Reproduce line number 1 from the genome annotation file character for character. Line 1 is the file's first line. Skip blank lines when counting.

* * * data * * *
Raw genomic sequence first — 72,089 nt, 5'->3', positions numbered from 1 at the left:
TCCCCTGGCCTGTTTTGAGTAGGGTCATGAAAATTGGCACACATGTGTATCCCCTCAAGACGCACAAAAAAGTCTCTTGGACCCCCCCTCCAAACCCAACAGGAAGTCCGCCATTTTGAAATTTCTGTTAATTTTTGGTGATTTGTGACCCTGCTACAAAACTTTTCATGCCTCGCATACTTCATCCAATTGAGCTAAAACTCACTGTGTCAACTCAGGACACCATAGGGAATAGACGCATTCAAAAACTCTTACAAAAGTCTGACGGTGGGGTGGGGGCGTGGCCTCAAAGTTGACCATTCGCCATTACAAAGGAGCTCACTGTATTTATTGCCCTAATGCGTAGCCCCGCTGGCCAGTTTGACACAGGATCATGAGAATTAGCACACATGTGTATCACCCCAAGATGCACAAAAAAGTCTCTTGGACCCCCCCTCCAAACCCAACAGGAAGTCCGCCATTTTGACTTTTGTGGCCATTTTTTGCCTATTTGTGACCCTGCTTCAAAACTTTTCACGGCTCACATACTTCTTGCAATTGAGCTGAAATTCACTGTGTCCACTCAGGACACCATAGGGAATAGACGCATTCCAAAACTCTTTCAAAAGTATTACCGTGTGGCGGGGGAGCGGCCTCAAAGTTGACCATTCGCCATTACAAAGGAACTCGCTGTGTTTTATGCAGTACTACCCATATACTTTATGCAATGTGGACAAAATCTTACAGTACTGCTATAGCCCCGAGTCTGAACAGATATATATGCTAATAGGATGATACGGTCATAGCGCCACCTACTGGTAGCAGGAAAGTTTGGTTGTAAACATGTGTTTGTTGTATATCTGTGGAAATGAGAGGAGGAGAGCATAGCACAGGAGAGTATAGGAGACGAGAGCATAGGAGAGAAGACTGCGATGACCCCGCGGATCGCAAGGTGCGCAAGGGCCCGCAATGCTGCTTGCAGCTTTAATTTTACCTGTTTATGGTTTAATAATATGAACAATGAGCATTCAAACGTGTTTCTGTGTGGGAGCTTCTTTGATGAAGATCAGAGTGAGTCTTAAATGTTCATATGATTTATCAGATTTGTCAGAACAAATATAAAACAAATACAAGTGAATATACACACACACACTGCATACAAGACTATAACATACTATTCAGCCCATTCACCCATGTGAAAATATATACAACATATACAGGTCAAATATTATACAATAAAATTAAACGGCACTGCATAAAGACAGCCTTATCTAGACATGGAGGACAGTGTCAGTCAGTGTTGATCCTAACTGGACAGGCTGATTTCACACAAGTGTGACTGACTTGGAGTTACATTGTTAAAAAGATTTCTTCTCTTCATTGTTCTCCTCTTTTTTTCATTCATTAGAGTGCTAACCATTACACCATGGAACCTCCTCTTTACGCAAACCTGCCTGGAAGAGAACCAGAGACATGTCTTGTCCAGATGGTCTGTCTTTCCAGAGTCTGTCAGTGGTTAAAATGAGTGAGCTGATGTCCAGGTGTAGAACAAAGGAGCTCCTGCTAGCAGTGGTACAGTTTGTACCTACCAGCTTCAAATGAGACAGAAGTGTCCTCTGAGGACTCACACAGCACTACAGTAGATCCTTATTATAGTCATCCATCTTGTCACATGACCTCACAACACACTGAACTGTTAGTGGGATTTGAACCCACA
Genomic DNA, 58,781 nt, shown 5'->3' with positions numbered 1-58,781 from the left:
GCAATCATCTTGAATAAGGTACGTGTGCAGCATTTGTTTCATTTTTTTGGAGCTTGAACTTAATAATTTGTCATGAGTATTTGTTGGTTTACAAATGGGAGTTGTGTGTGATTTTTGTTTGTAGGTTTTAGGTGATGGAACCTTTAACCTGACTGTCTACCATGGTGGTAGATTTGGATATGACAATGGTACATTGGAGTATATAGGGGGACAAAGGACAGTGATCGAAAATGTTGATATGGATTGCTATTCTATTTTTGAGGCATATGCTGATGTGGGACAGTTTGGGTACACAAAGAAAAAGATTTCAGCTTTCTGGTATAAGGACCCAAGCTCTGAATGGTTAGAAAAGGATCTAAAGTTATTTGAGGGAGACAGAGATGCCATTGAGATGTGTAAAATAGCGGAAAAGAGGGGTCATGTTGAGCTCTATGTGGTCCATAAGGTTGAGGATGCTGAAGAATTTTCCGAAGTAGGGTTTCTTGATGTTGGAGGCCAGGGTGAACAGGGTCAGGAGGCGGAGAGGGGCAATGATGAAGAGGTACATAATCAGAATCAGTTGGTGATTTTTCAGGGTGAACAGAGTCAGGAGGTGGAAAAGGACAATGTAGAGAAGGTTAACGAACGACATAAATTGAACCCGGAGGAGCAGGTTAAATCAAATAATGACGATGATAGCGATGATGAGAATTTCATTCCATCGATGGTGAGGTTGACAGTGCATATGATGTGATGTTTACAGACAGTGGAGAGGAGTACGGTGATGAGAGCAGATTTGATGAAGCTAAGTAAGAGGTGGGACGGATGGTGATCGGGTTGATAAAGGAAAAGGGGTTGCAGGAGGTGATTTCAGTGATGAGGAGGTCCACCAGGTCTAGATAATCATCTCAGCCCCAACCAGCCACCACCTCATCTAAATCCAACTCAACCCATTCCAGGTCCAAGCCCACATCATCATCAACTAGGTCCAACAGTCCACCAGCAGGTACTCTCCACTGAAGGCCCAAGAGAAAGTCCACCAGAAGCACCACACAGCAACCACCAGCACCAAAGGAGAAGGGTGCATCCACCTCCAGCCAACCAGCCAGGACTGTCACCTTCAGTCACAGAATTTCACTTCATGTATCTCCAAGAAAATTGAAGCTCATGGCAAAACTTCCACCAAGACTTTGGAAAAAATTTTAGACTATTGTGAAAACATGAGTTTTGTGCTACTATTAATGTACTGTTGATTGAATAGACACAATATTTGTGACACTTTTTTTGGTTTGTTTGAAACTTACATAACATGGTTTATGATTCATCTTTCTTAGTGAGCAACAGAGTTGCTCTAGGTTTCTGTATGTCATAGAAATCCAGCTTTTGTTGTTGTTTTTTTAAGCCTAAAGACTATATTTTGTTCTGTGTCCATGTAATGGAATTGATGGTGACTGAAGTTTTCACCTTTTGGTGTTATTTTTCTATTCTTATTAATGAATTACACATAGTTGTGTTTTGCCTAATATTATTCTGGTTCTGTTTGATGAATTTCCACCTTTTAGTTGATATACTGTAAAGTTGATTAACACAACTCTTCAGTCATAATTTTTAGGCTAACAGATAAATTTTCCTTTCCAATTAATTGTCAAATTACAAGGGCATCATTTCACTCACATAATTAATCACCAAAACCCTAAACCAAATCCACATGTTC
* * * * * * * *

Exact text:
Raw genomic sequence first — 72,089 nt, 5'->3', positions numbered from 1 at the left: